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United Kingdom - NFU raises concern over proposed carbon levy on imported fertiliserqrcode

Dec. 25, 2023

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Dec. 25, 2023


The National Farmers Union (NFU) has raised fears over a new carbon levy on some products imported into the UK from 2027 as it could drive up prices for fertiliser.

A union delegation met with Treasury officials to discuss proposals to implement the levy, which was first announced by Chancellor Jeremy Hunt.

The Carbon Border Adjustment Mechanism (CBAM) will apply to carbon-intensive products such as fertiliser, but not other goods such as food or agricultural products.

The charge applied will depend on the amount of carbon emitted in the production of the imported good and any gap between the carbon price applied in the country of origin and the carbon price faced by UK producers.

The UK's key trading partners such as the EU are also introducing such systems, but prices within the schemes may vary and many regions have no carbon pricing at all.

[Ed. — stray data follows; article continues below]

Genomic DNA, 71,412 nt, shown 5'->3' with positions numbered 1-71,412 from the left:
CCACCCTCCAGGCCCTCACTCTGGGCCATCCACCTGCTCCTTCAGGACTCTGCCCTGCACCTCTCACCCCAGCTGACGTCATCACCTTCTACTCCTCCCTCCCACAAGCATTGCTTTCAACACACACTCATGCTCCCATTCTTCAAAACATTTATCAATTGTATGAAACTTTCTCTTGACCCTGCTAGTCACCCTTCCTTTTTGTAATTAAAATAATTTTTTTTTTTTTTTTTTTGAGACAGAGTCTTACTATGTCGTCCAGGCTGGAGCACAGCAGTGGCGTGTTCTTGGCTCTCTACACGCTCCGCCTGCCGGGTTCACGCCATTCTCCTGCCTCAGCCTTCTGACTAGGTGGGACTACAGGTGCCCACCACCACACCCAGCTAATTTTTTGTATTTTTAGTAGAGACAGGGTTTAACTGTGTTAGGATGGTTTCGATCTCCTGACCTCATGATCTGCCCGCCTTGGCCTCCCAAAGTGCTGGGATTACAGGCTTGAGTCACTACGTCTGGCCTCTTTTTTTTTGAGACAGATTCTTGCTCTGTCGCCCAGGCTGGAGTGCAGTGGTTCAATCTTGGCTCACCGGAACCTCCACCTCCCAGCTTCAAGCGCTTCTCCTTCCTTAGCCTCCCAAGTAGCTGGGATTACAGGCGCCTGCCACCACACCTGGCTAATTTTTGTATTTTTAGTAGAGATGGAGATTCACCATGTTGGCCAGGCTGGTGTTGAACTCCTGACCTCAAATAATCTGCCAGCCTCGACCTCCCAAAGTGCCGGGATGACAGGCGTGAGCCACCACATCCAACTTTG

Announcing the plans, Mr Hunt said: ″This levy will make sure carbon-intensive products from overseas face a comparable carbon price to those produced in the UK, so that our decarbonisation efforts translate into reductions in global emissions.″

However, the NFU said if feared any import levy would drive up prices for fertiliser, a crucial input that helps farmers and growers produce food.

This had the potential to undermine the competitiveness of domestic food production against imported food, the union said.

Imported food is usually produced using cheaper and potentially less sustainable inputs which are not subject to an equivalent carbon price.

The NFU added that this risked displacing domestic food production with less sustainable food imports.

The union's chief economic adviser, Rohit Kaushish said: ″The cost of producing food has been soaring and putting many farmers and growers under immense pressure.

"Measures such as the CBAM which target decarbonisation of parts of the economy must ensure they do not undermine the sustainable transition of our domestic food system.

″It’s crucial the industry has access to better market data on fertilisers to enhance decision making on production, greater support to transition to more sustainable approaches to crop nutrition and the establishment of core production standards for imports to uphold standards in our domestic market.″

Source: Farming UK


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